Plans to turn the oldest petrol station in England into a house has prompted a campaign to protect the historical structure.
Planning permission and listed building consent has been requested to undertake renovations at the property called Glendore, located in the small village of Turnastone, Herefordshire.
But the request to turn the landmark into a residential unit has prompted protestations with claims the building "must be given a better future" and that "It should be a museum!"
Why is the petrol station listed?
Glendore, also known as 'The Old Garage', is a Grade II listed building as it is believed to be the oldest petrol station in England dating back to 1919.
There are two surviving petrol pumps in the front garden still standing, which are also listed.
The house has been used for a number of purposes over the years as the property was also a garage, workshop, bicycle shop, a taxi service, a post office, newsagent, coal merchant and also was previously used as a home up until 2005.
However, it is now argued the property that includes flagstone flooring, salting slab, and two arched windowed bedrooms, is in need renovation with many of its features dating back to the early 20th century.
Application to change to residential use
The owners have submitted an application for planning permission and listed building consent for alterations to Glendore, as well as changing the use of the building to a residential setting.
The application outlined the plans for the: "Refurbishment and single-storey extension of Glendore, including change of use of former shop floor space, repair of existing outbuilding, erection of detached garage and formation of access with related change of use of land to form part of the residential planning unit and associated drainage work."
The application added the historically significant part of the building and its grounds would not be altered and the work would preserve the building.
'Keep it as it is', cry objectors
Objections were raised against the application with concerns the historical significance of the property will be lost if changed.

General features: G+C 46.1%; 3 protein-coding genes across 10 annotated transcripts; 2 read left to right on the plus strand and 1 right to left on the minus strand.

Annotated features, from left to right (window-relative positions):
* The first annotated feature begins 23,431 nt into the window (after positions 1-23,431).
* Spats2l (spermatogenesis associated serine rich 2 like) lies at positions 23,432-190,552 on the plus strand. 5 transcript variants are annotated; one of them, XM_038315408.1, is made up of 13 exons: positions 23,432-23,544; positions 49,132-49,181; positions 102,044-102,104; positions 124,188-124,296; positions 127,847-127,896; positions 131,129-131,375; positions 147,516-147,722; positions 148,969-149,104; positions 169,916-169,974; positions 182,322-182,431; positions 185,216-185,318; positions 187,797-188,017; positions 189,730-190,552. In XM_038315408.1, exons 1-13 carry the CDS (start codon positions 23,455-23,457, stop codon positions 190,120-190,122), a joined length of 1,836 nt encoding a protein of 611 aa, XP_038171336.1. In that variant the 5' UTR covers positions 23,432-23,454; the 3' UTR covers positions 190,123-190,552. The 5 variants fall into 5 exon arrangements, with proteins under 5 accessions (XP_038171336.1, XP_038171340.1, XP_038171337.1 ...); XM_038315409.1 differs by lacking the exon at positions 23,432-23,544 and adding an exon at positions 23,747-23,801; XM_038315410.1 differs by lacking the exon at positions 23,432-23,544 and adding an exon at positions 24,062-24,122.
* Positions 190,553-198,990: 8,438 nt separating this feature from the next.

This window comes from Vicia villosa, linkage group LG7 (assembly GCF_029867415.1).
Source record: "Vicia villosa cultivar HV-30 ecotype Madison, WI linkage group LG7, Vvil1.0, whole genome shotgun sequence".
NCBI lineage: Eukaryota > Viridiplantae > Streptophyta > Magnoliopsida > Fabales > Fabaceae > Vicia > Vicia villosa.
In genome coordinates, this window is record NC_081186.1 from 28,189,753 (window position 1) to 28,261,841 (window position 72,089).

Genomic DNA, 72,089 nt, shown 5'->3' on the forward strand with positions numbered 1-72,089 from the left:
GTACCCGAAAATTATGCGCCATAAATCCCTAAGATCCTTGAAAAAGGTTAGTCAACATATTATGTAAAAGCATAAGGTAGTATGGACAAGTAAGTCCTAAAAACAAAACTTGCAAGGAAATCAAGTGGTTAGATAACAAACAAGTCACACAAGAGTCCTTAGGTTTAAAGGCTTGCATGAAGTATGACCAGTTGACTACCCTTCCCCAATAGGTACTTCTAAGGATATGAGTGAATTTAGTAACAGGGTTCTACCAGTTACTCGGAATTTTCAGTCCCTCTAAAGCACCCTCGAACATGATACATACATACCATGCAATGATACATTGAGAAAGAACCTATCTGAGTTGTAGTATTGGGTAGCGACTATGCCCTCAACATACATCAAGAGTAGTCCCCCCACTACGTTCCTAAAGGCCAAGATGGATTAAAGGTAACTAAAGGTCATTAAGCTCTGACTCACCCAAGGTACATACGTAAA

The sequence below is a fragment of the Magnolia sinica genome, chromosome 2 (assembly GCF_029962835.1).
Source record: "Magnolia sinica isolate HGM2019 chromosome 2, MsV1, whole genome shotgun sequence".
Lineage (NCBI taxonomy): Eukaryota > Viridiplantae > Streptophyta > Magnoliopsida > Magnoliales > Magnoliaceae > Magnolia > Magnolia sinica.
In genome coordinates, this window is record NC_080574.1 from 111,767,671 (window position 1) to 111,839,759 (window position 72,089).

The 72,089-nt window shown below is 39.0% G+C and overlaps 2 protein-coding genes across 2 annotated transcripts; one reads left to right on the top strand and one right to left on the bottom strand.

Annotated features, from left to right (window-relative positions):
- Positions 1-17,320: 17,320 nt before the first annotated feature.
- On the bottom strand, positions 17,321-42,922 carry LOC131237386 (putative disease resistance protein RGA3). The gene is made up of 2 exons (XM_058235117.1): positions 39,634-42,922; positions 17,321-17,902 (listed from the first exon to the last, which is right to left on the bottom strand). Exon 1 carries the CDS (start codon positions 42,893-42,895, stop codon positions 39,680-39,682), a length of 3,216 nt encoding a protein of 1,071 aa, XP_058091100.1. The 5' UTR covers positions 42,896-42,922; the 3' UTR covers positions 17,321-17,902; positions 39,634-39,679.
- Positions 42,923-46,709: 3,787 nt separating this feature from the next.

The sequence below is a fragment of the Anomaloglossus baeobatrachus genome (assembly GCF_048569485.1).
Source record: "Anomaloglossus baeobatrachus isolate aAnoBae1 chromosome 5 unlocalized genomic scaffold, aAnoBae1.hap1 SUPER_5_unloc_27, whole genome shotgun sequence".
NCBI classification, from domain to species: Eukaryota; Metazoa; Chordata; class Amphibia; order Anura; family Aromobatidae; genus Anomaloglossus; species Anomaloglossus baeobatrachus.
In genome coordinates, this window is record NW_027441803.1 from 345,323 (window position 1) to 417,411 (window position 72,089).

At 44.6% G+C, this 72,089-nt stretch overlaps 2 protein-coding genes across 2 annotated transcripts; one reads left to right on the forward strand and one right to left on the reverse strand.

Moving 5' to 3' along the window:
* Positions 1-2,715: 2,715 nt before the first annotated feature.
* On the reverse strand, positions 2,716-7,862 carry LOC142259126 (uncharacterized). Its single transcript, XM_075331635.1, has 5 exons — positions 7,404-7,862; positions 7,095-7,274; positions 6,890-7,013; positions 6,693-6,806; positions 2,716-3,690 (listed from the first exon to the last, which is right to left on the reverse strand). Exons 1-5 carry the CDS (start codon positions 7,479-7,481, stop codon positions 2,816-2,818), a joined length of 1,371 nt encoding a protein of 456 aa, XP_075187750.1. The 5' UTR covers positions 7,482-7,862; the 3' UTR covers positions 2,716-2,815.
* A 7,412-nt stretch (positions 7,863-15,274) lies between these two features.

Former Top Gear presenter and racing driver Tiff Needell objected to the planning application, stating: "England's oldest surviving petrol station should be preserved just as that. It should be a museum! Don't change the use to Residential. Keep it as it is."
He feels the application should be rejected as the "conversion will damage the historic features listed by Natural England".
One neighbouring homeowner of Glendour, Charles Ramsey, added: "I really was shocked to see this historic petrol station was applying to be turned into a home! It must be given a better future. This is a national treasure. I know from my own experience that this is best preserved by keeping its use the same or similar to original use."
However, one Turnastone resident, Cynrhia Comyn, offered her support for the application stating endorsed the application, saying: "Turnastone is a small village with very few inhabitants (at present 6 in the village itself) so to have two more people who actually intend living here and maintaining a charming old house is a considerable benefit to the village and the rest of us."
Historic England offered no objection to the works and Herefordshire Council were approached for comment.
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News Editor Joseph has previously written for Today’s Media and Chambers & Partners, focusing on news for conveyancers and industry professionals. Joseph has just started his own self build project, building his own home on his family’s farm with planning permission for a timber frame, three-bedroom house in a one-acre field. The foundation work has already begun and he hopes to have the home built in the next year. Prior to this he renovated his family's home as well as doing several DIY projects, including installing a shower, building sheds, and livestock fences and shelters for the farm’s animals. Outside of homebuilding, Joseph loves rugby and has written for Rugby World, the world’s largest rugby magazine.